JERSEY CITY – Former Mayor Gerry McCann ranges southwest in the part of the city where he grew up, where he honed his political instincts, which at its border bumps up against Bayonne, where alot of the old Irish families relocated in the pendulum swing of population migration.
But McCann stayed in Jersey City, stayed and made his career, serving two terms as mayor before running afoul of the law in the 1990s, spending two years in the can, and resurfacing on the School Board in 2007.
“When is a man forgiven?” he asks, as he drives into another netherworld concentration of voters. “God says there’s a limit to a man’s punishment, but Steve Fulop says it’s forever.”
Running for re-election to the board with ally School Board member Terry Dehere, McCann says Ward E Councilman Steve Fulop made the race about McCann, and now, with two hours to go before the polls close, McCann says he’s happy to oblige.
“He has to beat me, or he loses,” says the former mayor. “He’s spent all of his time attacking me. He’s spent more time attacking me in this election than the teachers’ union has spent trying to defeat me.”
While McCann works his base, Fulop grabs hands as people emerge at the downtown Grove Street station.
Beside him – in a brillant green and black tie that matches the Fulop Team’s campaign lit – stands Sterling Waterman, a Fulop ally who, like School Board Member Angel Valentin, another candidate on Fulop’s School Board ticket, is backed by the local teachers’ union.
Only Carol Lester doesn’t have the teachers’ union’s support as she vies for one of three vacant seats, but the fact that the self-proclaimed reform man and vouchers advocate Fulop built an alliance with labor makes McCann seethe.
“This guy’s saying principles don’t mean anything, it’s just like his partnership with Tommy Bertoli, and all the other disgarded Manzo people running Fulop’s operation,” says the former mayor.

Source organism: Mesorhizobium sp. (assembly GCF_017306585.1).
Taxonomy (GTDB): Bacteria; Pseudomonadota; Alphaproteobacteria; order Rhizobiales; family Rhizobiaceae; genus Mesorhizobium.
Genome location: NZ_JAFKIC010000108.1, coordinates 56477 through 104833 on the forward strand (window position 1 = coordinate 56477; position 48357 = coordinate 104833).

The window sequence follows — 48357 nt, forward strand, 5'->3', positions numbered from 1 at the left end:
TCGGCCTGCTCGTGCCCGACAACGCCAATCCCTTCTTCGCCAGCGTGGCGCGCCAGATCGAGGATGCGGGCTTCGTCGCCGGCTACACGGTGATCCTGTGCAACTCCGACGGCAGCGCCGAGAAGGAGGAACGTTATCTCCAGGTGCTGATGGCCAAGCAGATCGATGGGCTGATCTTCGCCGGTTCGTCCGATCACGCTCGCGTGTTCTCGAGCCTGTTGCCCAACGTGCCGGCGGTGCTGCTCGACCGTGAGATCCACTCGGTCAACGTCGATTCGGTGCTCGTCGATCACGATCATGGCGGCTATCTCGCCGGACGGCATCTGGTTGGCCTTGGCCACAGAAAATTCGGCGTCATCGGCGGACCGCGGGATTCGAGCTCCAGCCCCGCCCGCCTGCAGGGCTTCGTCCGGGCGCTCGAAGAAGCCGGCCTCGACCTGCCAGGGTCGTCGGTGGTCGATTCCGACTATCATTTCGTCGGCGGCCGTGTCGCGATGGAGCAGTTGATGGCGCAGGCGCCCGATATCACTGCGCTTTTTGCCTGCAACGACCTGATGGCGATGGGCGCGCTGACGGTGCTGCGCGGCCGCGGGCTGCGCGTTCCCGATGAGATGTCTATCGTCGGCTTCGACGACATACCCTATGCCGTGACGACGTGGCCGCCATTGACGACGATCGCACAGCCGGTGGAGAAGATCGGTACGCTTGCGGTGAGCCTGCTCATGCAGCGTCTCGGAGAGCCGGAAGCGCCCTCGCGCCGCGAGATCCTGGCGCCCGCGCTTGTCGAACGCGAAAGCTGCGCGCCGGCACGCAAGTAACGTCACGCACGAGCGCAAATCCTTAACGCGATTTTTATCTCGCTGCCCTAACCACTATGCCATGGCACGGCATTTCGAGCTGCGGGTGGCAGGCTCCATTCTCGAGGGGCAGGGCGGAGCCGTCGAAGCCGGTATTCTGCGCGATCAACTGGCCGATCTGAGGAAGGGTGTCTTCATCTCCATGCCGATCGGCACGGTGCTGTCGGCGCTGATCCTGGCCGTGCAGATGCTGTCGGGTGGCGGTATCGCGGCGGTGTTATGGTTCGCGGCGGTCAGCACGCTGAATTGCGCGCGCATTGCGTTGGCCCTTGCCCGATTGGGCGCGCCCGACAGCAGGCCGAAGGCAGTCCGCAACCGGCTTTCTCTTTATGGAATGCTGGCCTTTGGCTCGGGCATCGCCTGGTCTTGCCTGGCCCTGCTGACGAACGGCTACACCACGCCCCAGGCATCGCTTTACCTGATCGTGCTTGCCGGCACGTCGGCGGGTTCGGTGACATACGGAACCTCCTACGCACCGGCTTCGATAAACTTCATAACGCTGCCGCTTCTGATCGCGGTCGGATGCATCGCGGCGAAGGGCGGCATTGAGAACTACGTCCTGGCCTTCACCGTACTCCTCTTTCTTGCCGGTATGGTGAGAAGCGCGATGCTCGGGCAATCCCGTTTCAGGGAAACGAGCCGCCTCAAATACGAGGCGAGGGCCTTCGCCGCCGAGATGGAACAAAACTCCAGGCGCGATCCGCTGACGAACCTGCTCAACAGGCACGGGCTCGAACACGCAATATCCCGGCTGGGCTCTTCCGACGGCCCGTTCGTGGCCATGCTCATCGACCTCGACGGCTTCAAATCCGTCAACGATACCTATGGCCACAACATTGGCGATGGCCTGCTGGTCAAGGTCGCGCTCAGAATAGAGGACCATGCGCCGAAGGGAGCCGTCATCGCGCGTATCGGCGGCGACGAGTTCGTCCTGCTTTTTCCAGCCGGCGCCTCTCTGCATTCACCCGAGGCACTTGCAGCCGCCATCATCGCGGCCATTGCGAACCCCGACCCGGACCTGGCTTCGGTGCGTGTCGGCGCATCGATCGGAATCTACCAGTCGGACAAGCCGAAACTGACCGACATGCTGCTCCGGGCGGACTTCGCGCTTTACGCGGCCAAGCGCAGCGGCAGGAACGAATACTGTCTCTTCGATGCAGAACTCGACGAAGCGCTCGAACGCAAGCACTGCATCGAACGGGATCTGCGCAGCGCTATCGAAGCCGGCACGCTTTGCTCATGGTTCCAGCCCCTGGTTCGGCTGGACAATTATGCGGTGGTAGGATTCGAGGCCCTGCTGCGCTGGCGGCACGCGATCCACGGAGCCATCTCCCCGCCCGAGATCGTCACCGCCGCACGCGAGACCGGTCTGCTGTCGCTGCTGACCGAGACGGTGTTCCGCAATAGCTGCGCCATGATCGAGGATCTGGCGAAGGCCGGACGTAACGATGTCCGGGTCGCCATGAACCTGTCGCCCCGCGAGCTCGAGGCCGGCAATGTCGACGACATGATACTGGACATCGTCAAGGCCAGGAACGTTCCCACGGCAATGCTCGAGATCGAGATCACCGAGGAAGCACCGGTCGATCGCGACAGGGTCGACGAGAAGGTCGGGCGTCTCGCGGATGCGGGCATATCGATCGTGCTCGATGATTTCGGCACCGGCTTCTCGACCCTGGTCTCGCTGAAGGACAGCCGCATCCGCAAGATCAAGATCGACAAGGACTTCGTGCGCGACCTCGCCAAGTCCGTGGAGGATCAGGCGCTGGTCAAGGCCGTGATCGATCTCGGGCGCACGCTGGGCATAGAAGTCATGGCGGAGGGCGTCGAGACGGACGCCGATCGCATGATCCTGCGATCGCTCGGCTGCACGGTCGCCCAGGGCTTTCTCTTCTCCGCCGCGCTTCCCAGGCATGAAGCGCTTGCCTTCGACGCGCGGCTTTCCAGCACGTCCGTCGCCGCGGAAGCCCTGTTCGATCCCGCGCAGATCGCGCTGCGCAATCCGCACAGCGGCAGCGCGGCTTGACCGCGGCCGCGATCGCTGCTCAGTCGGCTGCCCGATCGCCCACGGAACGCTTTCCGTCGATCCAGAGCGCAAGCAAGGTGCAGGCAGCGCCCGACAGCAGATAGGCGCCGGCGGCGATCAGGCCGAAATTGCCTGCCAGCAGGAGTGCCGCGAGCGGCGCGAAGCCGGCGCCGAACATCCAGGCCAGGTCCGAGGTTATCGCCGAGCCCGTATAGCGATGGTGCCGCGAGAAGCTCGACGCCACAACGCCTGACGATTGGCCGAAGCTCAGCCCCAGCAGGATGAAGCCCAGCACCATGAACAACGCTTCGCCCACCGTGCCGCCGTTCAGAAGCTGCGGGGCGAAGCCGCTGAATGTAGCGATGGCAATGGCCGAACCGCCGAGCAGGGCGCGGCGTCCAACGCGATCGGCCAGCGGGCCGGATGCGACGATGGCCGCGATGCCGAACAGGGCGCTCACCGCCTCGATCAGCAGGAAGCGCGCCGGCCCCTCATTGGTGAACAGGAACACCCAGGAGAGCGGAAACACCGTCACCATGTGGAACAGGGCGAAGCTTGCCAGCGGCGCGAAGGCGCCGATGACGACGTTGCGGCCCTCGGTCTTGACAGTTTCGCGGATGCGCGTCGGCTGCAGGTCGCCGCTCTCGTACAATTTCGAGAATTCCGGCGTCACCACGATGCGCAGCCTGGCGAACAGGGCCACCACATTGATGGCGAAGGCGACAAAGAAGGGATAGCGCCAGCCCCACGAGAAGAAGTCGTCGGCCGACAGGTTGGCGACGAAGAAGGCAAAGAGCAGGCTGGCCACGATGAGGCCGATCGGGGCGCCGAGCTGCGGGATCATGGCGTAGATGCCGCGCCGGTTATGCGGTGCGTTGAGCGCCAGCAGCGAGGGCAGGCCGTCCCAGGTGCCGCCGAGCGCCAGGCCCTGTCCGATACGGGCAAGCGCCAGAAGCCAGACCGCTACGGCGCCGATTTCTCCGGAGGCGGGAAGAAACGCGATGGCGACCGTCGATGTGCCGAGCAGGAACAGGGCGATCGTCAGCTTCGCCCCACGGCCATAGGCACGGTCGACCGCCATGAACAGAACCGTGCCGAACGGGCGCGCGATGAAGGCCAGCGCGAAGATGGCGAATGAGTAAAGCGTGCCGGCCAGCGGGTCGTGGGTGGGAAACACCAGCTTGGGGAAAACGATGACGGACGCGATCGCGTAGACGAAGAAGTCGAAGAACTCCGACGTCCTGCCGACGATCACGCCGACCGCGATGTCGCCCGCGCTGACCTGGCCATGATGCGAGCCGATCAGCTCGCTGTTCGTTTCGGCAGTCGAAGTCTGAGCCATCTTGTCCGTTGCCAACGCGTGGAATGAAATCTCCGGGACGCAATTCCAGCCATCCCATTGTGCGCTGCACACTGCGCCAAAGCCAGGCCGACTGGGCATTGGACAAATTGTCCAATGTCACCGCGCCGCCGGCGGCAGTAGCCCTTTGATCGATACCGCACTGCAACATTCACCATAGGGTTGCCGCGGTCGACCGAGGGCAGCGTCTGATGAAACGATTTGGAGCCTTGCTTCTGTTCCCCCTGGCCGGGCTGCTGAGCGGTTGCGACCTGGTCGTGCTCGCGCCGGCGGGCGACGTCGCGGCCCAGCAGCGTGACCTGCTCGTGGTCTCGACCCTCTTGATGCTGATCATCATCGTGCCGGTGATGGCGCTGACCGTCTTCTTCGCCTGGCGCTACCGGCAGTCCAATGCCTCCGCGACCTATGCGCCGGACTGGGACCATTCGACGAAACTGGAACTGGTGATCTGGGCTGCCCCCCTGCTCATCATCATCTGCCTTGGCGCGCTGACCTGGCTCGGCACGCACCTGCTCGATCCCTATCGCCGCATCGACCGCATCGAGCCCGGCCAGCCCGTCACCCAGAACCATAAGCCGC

Fulop’s counter-argument is that he’d rather align with the teachers’ union than watch a felon get re-elected to the School Board.
“This is a convicted felon who preys on senior citizens,” says Fulop, a reference to McCann’s track record of collecting absentee ballots in nursing homes. “This is gutter, Jersey City politics. At the end of the day, he’s a felon. Period. He’s not going away, that’s the sad thing about it, but we’re going to catch him or Dehere, if not both.
“While I’m a school choice guy, this makes a lot of political sense for today,” he adds. “I’m looking at the big picture, and things are trending in the right direction.”
McCann knows Fulop’s gauging his chances citywide in this election, with one eye on McCann’s School Board ally (and relative) Sean Conners, whose political tutelage under McCann inevitably puts him on a collision course with Fulop.
“He can’t get out of downtown,” McCann says of his adversary. “He beat Guy Catrillo downtown. That’s the only thing this guy ever did. He wants to run around bragging that he beat Junior Maldonado?”
Fulop reports high turnout in the areas he considers his strong points: downtown, obviously, and the Heights.
But McCann says the younger man’s campaign tactics are backfiring.
“This is one of those elections where I go into places and I get the nod and the wink and the thumbs up sign, I feel very good,” he says. “I went into a woman’s room in a nursing home and she told me, ‘Gerry, I got your call, I voted for you.’ I told her, ‘Dear, I didn’t call you.’ She told me, ‘Sure you did, that machine.’ Then I realized, this was a robocall from Fulop. She thought the machine was telling her to vote for me. She heard the name. She didn’t pay attention to any of the negative stuff.”